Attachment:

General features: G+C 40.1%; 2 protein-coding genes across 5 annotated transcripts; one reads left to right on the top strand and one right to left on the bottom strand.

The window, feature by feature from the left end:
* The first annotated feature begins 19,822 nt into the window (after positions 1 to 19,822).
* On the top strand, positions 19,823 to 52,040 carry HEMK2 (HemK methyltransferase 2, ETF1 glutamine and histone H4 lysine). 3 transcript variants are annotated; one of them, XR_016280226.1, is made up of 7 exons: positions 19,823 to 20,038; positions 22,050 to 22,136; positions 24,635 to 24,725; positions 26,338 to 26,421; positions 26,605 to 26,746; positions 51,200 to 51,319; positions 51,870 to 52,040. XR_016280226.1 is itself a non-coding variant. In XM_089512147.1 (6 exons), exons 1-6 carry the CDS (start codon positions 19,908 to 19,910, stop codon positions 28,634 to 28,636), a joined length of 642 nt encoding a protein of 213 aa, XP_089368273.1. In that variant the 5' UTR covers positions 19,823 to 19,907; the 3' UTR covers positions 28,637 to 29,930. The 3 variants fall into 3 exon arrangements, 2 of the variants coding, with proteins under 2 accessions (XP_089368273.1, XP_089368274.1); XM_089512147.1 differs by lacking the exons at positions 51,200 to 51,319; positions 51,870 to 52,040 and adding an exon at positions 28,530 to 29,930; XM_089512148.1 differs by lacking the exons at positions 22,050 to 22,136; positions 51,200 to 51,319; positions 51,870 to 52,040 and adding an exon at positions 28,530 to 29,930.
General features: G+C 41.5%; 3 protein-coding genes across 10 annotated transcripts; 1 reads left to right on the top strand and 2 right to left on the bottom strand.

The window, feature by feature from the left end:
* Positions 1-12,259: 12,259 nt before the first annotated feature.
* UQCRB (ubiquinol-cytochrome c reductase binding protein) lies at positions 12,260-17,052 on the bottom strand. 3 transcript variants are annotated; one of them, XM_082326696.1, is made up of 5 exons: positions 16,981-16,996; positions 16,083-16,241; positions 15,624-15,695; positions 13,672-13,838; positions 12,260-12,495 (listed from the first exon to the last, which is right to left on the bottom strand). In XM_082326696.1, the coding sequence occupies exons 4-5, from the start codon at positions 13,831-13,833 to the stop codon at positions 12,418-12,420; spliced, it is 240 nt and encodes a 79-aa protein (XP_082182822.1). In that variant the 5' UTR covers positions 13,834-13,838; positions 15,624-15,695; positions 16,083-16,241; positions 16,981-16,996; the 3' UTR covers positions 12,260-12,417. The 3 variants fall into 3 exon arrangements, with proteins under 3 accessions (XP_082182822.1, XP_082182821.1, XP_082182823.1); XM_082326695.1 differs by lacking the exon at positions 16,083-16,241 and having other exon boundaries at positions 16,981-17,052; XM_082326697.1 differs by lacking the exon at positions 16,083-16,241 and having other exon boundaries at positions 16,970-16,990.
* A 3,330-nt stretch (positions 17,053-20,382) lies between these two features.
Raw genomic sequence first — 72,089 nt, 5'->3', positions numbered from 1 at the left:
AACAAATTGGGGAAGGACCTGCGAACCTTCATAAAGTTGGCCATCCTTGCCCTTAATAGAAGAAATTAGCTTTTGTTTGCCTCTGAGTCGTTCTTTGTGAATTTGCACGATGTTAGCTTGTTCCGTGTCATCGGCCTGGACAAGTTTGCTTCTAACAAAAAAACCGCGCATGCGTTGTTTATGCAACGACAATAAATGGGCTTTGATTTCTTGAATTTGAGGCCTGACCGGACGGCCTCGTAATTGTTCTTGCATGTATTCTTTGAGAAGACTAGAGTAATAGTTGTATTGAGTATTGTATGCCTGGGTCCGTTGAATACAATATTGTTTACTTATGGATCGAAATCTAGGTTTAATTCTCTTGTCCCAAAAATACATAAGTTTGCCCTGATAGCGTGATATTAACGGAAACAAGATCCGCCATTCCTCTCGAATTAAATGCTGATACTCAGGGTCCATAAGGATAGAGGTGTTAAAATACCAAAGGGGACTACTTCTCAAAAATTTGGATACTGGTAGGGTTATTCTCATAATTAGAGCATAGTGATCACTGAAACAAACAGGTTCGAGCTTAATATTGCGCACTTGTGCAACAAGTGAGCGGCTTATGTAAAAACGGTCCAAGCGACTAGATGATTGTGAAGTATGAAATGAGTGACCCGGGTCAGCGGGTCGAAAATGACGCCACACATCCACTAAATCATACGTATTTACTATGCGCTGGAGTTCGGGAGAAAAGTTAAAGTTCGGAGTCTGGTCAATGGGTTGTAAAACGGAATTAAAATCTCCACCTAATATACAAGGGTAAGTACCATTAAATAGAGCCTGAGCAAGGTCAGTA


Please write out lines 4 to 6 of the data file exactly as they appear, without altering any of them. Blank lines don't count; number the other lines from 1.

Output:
* On the top strand, positions 19,823 to 52,040 carry HEMK2 (HemK methyltransferase 2, ETF1 glutamine and histone H4 lysine). 3 transcript variants are annotated; one of them, XR_016280226.1, is made up of 7 exons: positions 19,823 to 20,038; positions 22,050 to 22,136; positions 24,635 to 24,725; positions 26,338 to 26,421; positions 26,605 to 26,746; positions 51,200 to 51,319; positions 51,870 to 52,040. XR_016280226.1 is itself a non-coding variant. In XM_089512147.1 (6 exons), exons 1-6 carry the CDS (start codon positions 19,908 to 19,910, stop codon positions 28,634 to 28,636), a joined length of 642 nt encoding a protein of 213 aa, XP_089368273.1. In that variant the 5' UTR covers positions 19,823 to 19,907; the 3' UTR covers positions 28,637 to 29,930. The 3 variants fall into 3 exon arrangements, 2 of the variants coding, with proteins under 2 accessions (XP_089368273.1, XP_089368274.1); XM_089512147.1 differs by lacking the exons at positions 51,200 to 51,319; positions 51,870 to 52,040 and adding an exon at positions 28,530 to 29,930; XM_089512148.1 differs by lacking the exons at positions 22,050 to 22,136; positions 51,200 to 51,319; positions 51,870 to 52,040 and adding an exon at positions 28,530 to 29,930.
General features: G+C 41.5%; 3 protein-coding genes across 10 annotated transcripts; 1 reads left to right on the top strand and 2 right to left on the bottom strand.

The window, feature by feature from the left end: